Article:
ACTOR Geoffrey Rush choked up in the Federal Court on Tuesday as he recalled imagining the death of his daughter in order to trigger his emotion in a play.
Mr Rush, 67, was giving evidence in his defamation trial against The Daily Telegraph after it reported an actor in King Lear had lodged a complaint with the Sydney Theatre Company over his “inappropriate behaviour”.
The actor was later named as Eryn Jean Norvill, who played Rush’s daughter Cordelia in the play. Rush had to carry her “lifeless” body on stage at the end of the play each night.
In a pre-trial hearing, the court was told that Ms Norvill would give evidence that she was the target of sexual harassment during the King Lear season including an incident during a preview in which Mr Rush ran his hand “down her torso and traced across her right breast”.
Mr Rush briefly struggled for words as he described how he acted in the final scene with Ms Norvill.
Mr Rush said: “For this scene I’ve always imagined that it was my own real life daughter. And that she’d been hit by a bus on the street were we lived in Camberwell. And I knew she was gone, I’d carried her to the footpath and every night I’d reinvent that scene in my mind.
“I needed that trigger,” he said before breaking down in tears and dabbing his eyes with a tissue.
The Oscar winner denies any wrongdoing and claims two front page articles in the newspaper about the alleged incident painted him as a “pervert” and “sexual predator”.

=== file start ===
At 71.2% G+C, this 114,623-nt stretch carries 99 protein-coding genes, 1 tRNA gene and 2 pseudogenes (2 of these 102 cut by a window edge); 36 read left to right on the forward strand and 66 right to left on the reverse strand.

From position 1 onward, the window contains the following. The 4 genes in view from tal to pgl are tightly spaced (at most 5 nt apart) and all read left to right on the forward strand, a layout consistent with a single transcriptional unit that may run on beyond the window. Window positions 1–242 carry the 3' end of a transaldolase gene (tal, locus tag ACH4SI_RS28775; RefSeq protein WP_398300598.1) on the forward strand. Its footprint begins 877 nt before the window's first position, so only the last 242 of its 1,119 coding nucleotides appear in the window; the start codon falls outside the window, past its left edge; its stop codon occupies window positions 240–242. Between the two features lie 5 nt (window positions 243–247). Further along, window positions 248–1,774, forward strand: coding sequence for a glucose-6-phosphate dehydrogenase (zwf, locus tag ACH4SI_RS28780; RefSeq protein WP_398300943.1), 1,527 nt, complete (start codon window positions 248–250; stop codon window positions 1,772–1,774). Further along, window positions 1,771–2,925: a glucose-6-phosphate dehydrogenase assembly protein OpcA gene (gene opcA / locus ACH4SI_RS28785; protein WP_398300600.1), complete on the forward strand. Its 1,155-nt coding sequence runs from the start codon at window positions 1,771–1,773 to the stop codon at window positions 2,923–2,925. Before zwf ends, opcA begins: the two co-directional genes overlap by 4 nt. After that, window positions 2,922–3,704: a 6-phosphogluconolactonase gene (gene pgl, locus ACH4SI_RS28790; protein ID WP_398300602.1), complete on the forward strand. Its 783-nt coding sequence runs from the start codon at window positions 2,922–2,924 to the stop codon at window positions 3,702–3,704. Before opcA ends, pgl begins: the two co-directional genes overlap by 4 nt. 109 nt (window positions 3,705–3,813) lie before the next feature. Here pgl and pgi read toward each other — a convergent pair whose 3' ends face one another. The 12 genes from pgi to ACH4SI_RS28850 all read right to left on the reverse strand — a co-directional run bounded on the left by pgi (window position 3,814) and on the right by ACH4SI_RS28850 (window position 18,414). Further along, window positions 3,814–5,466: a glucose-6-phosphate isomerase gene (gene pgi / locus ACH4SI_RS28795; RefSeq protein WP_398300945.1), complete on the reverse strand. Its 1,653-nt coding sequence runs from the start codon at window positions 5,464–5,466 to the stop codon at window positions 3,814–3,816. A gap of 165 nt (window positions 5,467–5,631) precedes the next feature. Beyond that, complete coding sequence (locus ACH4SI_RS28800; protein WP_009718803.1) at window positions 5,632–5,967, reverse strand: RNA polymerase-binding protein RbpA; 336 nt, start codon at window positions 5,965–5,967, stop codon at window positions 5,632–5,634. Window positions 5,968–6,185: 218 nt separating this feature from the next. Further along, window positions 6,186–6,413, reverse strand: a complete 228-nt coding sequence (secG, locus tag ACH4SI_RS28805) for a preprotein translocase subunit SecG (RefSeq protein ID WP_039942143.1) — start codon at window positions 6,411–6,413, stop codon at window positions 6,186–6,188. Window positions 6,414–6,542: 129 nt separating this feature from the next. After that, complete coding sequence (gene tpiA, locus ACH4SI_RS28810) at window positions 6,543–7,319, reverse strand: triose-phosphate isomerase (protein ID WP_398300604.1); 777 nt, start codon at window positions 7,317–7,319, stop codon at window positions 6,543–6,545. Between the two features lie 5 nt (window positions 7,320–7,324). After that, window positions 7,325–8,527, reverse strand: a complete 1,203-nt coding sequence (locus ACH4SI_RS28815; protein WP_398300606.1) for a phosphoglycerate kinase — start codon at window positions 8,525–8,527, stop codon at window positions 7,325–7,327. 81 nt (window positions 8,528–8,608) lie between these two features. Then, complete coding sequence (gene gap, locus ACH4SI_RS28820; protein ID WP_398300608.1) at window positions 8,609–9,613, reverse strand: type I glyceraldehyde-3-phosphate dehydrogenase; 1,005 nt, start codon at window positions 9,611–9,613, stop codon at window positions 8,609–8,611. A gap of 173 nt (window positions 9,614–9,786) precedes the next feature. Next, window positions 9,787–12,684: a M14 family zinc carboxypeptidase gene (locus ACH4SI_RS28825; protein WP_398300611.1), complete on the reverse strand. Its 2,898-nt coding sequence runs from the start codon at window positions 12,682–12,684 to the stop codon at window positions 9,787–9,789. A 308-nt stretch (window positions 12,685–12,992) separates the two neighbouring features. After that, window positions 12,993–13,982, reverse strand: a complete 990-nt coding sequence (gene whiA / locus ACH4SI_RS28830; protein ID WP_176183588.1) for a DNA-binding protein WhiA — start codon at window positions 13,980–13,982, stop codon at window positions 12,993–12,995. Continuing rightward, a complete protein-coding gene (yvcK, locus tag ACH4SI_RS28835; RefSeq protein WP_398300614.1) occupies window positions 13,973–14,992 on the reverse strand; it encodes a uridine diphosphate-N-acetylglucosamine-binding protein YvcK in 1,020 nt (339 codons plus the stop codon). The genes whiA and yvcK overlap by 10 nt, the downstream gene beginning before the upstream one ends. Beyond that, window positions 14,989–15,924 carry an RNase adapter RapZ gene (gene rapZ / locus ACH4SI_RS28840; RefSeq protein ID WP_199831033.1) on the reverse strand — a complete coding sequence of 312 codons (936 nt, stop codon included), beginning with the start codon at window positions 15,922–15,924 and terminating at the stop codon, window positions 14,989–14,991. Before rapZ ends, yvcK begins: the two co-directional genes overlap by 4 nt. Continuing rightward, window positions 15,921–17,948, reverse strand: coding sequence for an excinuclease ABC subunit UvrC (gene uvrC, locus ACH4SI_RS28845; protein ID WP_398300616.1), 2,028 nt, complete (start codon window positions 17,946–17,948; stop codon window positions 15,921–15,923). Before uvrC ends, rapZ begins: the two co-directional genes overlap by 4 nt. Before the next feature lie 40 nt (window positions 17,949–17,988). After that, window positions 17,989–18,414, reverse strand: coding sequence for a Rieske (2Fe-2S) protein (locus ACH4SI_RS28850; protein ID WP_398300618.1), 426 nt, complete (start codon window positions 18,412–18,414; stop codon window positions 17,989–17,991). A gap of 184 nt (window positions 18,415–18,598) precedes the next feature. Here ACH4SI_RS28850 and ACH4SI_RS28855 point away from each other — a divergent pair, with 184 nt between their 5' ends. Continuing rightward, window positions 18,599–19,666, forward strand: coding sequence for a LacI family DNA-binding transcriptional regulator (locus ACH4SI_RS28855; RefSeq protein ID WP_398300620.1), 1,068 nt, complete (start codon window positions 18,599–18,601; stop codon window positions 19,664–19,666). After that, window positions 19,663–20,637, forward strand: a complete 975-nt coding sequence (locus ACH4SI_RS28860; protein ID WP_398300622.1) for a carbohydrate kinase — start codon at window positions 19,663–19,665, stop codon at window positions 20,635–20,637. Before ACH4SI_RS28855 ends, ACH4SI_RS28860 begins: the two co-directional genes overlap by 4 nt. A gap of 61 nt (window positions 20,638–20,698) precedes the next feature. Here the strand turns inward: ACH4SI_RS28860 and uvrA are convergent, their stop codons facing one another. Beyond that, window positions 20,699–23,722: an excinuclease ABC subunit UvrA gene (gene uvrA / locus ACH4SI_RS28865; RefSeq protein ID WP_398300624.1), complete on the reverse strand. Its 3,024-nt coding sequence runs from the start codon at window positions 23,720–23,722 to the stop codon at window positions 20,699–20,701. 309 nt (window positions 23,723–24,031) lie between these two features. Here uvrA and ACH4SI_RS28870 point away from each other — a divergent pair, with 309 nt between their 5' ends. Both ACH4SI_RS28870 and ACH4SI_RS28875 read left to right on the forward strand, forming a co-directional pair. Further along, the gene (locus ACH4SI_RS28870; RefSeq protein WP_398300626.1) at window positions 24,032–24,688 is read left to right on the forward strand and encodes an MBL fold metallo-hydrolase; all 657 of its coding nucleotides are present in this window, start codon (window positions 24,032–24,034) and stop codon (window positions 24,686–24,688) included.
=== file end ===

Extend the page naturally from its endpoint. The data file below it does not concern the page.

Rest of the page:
He told the court he had not touched Ms Norvill inappropriately and said “I do not understand” what is meant by lewd gestures.”
The actor said director Neil Armfield had differing views on how Cordelia’s body should be handled on stage.
Mr Rush said: “At one point I did at some stage … my impulse there would be to caress her shoulders and come down the sides of her arms, feeling the emptiness of this vessel that was still alive a minute ago.
“That was a moment that Neil said I really want you to pick her up like she’s two years old again.”
After they were published he was asked to stand down from his role at the Australian Academy of Cinema and Television Awards because of a row in the boardroom that had left “blood on the walls”.
The newspaper argues the stories published on November 30 and December 1 last year draw on allegations made by Ms Norvill and are true.
The hearing continues.